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Sunset Boulevard, the famous palm tree lined street in Hollywood, plays an integral part in cinematic history. The road which stretches twenty two miles in length, and that traces the arc of the mountains that form the northern boundary of the Los Angeles Basin, has been widely used in films since the birth of motion pictures, and it is known today for being the destination of the towns first movie studio that opened there in 1911.

“There once was a time in this business when I had the eyes of the whole world! But that wasn’t good enough for them, oh no! They had to have the ears of the whole world too. So they opened their big mouths and out came talk. Talk! TALK!”

Adorning a large area of the street are opulent, majestic mansions with incongruous architecture, and a rather distinct appearance. These homes were built for film makers and actors when the Hollywood Star System was first introduced. Towards the end of the 1940’s, some of these luxurious abodes were still occupied by former members of the motion picture community, who were now living reclusive from the rest of the world.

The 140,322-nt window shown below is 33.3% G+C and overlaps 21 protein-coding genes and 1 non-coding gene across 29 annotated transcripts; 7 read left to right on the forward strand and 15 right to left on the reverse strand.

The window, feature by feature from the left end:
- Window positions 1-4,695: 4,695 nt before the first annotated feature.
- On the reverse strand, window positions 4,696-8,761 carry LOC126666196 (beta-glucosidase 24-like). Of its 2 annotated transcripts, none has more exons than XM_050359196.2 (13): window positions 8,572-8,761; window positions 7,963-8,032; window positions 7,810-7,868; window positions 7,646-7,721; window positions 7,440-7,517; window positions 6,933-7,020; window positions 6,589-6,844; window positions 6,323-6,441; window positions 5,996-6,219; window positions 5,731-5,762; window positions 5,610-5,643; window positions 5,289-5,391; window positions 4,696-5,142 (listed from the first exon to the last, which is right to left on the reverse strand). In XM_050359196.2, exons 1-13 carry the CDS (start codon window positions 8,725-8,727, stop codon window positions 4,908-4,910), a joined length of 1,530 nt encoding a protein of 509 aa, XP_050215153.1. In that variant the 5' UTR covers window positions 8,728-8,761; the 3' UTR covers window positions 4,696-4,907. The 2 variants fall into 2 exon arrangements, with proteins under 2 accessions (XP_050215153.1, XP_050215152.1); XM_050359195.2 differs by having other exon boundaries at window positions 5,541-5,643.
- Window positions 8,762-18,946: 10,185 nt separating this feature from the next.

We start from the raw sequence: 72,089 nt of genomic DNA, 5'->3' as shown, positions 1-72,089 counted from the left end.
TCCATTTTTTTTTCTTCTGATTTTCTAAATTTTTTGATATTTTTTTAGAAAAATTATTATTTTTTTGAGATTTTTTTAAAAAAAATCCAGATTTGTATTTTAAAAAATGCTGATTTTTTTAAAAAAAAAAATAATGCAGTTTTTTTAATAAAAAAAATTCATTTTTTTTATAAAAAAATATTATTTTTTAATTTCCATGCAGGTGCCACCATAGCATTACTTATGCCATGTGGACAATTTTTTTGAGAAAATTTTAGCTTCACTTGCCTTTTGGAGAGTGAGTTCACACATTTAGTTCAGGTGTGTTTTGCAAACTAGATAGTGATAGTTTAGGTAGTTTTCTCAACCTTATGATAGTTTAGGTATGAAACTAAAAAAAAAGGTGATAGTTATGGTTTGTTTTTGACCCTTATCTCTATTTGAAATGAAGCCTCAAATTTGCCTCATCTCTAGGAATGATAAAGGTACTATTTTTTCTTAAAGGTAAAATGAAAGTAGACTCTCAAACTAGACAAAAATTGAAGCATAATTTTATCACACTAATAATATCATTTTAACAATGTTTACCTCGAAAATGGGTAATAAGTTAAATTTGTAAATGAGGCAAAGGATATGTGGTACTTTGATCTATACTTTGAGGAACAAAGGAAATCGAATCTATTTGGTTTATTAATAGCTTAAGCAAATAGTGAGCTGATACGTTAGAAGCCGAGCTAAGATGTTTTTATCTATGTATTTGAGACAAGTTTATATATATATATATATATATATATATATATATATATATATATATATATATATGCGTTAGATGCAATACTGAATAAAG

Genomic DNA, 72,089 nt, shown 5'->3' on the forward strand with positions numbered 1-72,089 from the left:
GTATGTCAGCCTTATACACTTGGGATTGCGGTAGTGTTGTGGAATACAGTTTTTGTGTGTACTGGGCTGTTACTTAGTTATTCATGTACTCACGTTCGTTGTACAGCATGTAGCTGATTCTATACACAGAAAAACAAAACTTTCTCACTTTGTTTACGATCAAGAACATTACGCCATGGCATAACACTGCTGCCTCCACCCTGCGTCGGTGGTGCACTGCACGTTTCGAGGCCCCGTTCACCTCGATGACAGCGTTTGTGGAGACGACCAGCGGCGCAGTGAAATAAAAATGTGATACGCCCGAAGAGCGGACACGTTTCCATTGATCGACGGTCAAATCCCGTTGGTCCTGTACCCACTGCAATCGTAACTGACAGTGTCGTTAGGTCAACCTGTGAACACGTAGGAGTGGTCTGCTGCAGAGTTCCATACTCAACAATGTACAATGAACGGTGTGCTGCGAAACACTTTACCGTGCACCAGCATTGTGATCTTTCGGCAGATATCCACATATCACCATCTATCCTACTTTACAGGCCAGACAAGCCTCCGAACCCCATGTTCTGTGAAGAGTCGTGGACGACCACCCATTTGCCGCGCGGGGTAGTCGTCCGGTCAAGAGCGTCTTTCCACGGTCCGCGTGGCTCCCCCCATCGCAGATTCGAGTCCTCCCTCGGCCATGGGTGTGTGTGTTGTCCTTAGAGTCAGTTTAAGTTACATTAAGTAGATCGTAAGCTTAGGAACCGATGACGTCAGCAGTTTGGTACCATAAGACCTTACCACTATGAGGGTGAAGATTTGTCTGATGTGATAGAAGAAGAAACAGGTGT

“Without me, there wouldn’t be any Paramount studio.”

To many people, the ghostly ambiance that surrounded these homes were fascinating. Director, Billy Wilder, who originally hailed from Berlin was interested in American culture, and later admitted that the countries films enhanced his passion. Wilder, who was a resident of Los Angeles often drove past these houses, and wondered what type of lives the occupants were leading now that their Hollywood glory days were over.

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Imagining the kind of lives that were being led by former movie stars drew great inspiration. How were these iconic legends from the bygone days of cinema spending their time? And why did they want to lead a reclusive lifestyle alone in a collateral mansion?. These were some of the questions that constantly resurfaced. Billy Wilder saw potential in this story, and started picturing a perfect scenario for a movie. After slowly piecing together different plot points, he came up with an intriguing idea that revolved around a silent film actress who lost her box-office appeal when her successful career was eclipsed.